Guest Post by Pete Kelley
After years of joking with my Baptist friends about ‘giving up Lent for Lent’ and ‘fasting from fasting’, I now find myself a firm believer in the observance of the season of Lent.
About 10 years ago I decided to give Lent a try and I haven’t looked back since. It has become a season I enter into each year with fear and trembling, but at the same time joyful hope. For me, food has always been more than food, so fasting in a significant way requires me to relearn how to receive life directly from Christ. It’s a painful but deeply rewarding experience every year.
While Lent is sometimes considered by Protestants to be a “Catholic thing”, the reality is that followers of Jesus from all traditions of the faith have been observing Lent ever since the earliest days of Christianity as a way of growing in their faith and expanding their capacity to receive and give the love of God.
For a point of reference, early Christian leaders discussed the practice of a season of fasting before Easter during the Council of Nicea in 325 AD, which makes the idea of Lent at least as old as the doctrine of the Trinity. Lent is not just a “Catholic” thing; it’s a Christian thing.
If you’re not familiar with Lent, here are a few basics on what Lent is, what Lent is not and why to observe Lent.
A six-week season in the Christian calendar prior to Easter. Officially, Lent is comprised of the 40 days before Easter, not counting the Sundays, or 46 days in total. The word “Lent” comes from the Old English word for “spring”. Lent begins on Ash Wednesday and ends on Holy Saturday, the day before Easter.
A time for spiritual growth. In the ancient church, Lent was a season for new Christians to be instructed for baptism and for believers caught in sin to focus on repentance. In time, all Christians came to see Lent as a time to be reminded of their need for self-examination.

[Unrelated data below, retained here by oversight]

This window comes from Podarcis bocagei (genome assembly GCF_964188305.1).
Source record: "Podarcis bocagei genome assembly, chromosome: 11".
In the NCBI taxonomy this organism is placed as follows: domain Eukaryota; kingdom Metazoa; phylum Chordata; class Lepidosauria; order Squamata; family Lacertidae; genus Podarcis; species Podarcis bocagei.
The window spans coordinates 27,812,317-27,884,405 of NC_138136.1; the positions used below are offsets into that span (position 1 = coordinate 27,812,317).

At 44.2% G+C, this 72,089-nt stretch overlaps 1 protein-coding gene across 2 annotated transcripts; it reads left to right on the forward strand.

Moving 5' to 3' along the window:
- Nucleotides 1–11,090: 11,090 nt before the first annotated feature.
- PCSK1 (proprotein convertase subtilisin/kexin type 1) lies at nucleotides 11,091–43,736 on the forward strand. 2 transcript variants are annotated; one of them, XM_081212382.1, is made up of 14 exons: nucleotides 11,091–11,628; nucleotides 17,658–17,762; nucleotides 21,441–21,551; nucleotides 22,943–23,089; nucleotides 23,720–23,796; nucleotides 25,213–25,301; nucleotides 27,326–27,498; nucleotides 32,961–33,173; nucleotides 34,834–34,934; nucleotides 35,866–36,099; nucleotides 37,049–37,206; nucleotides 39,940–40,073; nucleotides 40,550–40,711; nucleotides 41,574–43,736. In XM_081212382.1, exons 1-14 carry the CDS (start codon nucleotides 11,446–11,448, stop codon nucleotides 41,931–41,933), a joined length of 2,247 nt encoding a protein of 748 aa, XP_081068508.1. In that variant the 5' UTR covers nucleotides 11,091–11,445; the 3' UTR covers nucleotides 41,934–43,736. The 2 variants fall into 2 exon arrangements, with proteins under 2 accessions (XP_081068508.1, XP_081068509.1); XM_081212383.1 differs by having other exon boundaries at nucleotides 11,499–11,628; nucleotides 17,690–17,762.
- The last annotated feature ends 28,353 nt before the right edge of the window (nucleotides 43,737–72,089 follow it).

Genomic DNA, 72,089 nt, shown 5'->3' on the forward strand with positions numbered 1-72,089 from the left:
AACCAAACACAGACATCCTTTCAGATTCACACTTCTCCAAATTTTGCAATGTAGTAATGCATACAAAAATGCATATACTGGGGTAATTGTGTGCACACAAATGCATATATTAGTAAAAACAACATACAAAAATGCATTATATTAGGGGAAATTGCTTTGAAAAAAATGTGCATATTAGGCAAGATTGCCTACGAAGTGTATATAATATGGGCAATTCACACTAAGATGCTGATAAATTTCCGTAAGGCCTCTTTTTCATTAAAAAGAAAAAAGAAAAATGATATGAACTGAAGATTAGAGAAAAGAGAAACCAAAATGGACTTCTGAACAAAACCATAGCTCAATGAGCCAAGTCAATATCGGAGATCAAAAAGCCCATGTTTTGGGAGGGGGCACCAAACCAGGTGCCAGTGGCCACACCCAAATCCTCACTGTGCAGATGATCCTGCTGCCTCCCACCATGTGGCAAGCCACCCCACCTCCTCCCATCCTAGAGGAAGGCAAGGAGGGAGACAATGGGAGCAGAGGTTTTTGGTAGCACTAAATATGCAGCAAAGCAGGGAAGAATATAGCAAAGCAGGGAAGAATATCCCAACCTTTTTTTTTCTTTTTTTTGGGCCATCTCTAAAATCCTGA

A time to create space for God through fasting. Lent is meant to reflect the 40 days Jesus spent in the desert fasting and resisting temptation prior to His ministry. By practicing the spiritual discipline of fasting, we follow Jesus into the wilderness, resist temptation and pray.
A time of preparation. In Lent, we prepare for a jubilant celebration of the resurrection and its promise of new life. Turning from the old self at Lent and experiencing a dying of old ways prepares us to truly experience the joy of Easter.
Lent is not:
A biblical requirement. Christians are free to observe it or not, as they feel led by the Spirit and according to the practices of their particular family and church.
A way to earn more of God’s love and grace. God already loves us more than we can imagine. His grace is given freely without regard to what we do. That’s the definition of grace. So, we must not think of Lent as a time to earn what has already been given to us in abundance. Rather, it is an opportunity to open our hearts to receive more of God’s grace, to grow in God’s love for us, and to share his grace and love with others.
Why Observe Lent:
Lent exposes our idols. This is pretty embarrassing, but when I fast from food, I sometimes find myself searching for pictures of food online – looking for the comfort, security and pleasure that food gives. Fasting quickly exposes those things in our lives that we look to for what only God can be.
Lent trains us to suffer well. As followers of the Suffering Servant, we shouldn’t be that surprised when pain, loss and rejection come our way, but many Christians find themselves unprepared to “rejoice in all kinds of trials” because we have grown accustomed to comfortable lives. Fasting is a season of voluntarily discomfort that prepares to us experience God’s presence when true suffering comes our way.
Lent builds our “no” muscles. Following Jesus requires us to say no to many things in order to say yes to Him. No to that impure thought. No to holding that grudge. No to the drink that would be one too many. The discipline of fasting strengthens our ability to say no, not just to things we are fasting from, but also to other temptations and impulses.